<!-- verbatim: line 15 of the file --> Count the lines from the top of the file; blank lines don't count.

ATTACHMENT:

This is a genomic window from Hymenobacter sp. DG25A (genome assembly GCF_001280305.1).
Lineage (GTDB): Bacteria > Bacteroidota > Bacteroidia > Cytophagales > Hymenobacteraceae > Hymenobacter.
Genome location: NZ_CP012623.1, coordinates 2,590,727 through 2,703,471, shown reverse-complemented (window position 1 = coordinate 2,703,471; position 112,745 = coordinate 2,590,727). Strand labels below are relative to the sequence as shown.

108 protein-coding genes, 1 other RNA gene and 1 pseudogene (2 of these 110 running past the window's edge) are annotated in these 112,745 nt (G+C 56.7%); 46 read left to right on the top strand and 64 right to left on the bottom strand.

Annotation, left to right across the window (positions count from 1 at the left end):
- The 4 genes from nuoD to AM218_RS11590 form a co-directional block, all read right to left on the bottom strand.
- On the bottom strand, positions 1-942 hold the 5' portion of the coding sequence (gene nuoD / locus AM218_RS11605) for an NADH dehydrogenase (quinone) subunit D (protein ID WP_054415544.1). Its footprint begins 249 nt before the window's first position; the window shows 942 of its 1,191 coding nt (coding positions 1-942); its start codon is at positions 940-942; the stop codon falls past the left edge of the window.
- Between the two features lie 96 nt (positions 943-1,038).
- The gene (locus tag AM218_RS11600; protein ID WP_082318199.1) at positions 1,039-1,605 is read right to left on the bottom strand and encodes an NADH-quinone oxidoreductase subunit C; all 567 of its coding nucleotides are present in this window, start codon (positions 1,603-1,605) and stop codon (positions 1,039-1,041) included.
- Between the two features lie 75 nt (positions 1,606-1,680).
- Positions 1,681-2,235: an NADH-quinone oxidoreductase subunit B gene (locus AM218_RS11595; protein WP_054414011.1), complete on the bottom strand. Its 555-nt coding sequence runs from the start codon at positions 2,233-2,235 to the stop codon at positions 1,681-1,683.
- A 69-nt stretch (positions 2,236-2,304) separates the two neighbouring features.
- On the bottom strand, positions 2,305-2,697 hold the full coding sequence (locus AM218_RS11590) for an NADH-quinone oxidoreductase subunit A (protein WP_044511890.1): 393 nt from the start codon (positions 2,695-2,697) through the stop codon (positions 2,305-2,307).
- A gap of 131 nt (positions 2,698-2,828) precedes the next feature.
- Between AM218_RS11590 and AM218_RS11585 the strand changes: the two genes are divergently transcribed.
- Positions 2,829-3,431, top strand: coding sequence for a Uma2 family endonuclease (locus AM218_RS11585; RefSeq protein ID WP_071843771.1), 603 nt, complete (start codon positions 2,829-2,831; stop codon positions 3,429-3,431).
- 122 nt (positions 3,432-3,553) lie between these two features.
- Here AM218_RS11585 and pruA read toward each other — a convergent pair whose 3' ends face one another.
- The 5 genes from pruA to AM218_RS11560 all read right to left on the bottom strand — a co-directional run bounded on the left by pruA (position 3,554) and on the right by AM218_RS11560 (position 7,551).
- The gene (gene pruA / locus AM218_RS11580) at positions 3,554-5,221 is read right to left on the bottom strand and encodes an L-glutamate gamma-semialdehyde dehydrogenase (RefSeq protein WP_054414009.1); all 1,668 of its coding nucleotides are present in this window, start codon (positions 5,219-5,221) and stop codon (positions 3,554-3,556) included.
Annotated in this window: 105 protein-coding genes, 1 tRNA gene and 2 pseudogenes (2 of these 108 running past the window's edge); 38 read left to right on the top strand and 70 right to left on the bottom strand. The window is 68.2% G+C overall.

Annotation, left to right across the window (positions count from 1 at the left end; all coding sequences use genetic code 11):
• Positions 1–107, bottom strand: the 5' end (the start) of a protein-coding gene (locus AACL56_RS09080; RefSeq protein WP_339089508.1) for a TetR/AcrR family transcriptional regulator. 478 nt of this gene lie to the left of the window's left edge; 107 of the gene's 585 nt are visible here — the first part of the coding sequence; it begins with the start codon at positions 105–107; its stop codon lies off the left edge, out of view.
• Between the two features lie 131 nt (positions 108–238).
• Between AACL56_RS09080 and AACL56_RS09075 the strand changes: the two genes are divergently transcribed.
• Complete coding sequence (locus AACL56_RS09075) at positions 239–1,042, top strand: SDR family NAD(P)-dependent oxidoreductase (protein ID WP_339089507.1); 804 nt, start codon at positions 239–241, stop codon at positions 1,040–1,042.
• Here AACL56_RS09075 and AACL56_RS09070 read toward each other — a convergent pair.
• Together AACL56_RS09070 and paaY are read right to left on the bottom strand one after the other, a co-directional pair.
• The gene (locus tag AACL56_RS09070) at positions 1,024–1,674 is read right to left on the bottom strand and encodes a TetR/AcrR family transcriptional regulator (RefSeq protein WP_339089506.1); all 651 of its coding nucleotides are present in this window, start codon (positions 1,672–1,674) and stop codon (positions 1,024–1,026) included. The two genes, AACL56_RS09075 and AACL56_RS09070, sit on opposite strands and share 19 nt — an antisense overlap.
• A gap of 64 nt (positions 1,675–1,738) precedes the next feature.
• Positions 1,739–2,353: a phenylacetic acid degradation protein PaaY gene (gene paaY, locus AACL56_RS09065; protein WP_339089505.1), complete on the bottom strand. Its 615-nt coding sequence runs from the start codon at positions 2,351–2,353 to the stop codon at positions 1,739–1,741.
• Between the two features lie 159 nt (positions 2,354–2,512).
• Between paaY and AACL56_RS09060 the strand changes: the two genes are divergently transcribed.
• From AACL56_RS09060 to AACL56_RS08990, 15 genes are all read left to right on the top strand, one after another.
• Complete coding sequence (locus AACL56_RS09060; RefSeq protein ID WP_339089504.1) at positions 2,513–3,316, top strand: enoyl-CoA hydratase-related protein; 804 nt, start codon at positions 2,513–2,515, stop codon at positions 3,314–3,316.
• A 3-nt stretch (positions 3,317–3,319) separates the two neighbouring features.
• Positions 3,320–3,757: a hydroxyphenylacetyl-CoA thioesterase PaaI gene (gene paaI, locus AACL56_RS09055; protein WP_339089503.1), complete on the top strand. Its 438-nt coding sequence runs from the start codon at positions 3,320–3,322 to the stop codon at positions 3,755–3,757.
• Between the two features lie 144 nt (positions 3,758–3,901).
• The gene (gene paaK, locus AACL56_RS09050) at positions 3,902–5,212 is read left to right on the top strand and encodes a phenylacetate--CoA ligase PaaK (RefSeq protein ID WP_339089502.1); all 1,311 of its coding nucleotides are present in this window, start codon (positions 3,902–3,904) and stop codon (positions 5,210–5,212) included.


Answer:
- Between AM218_RS11590 and AM218_RS11585 the strand changes: the two genes are divergently transcribed.